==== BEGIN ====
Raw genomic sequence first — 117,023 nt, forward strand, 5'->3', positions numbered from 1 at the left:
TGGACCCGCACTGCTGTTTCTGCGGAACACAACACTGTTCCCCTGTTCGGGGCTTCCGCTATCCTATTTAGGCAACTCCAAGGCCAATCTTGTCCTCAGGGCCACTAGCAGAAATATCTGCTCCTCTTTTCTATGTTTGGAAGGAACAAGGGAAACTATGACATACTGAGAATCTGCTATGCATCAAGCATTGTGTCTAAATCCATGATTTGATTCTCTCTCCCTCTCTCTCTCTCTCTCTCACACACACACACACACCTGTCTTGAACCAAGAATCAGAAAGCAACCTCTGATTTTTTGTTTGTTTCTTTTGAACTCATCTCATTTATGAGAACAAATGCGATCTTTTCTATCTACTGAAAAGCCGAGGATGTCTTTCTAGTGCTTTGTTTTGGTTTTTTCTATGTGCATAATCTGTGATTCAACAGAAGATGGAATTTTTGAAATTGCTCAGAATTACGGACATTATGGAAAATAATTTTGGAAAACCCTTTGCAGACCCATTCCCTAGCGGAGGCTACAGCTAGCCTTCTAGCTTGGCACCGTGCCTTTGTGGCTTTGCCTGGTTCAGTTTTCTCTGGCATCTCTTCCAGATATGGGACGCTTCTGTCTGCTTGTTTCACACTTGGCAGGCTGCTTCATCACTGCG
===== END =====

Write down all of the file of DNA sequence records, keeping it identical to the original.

Raw genomic sequence first — 117,023 nt, forward strand, 5'->3', positions numbered from 1 at the left:
TGGACCCGCACTGCTGTTTCTGCGGAACACAACACTGTTCCCCTGTTCGGGGCTTCCGCTATCCTATTTAGGCAACTCCAAGGCCAATCTTGTCCTCAGGGCCACTAGCAGAAATATCTGCTCCTCTTTTCTATGTTTGGAAGGAACAAGGGAAACTATGACATACTGAGAATCTGCTATGCATCAAGCATTGTGTCTAAATCCATGATTTGATTCTCTCTCCCTCTCTCTCTCTCTCTCTCACACACACACACACACCTGTCTTGAACCAAGAATCAGAAAGCAACCTCTGATTTTTTGTTTGTTTCTTTTGAACTCATCTCATTTATGAGAACAAATGCGATCTTTTCTATCTACTGAAAAGCCGAGGATGTCTTTCTAGTGCTTTGTTTTGGTTTTTTCTATGTGCATAATCTGTGATTCAACAGAAGATGGAATTTTTGAAATTGCTCAGAATTACGGACATTATGGAAAATAATTTTGGAAAACCCTTTGCAGACCCATTCCCTAGCGGAGGCTACAGCTAGCCTTCTAGCTTGGCACCGTGCCTTTGTGGCTTTGCCTGGTTCAGTTTTCTCTGGCATCTCTTCCAGATATGGGACGCTTCTGTCTGCTTGTTTCACACTTGGCAGGCTGCTTCATCACTGCG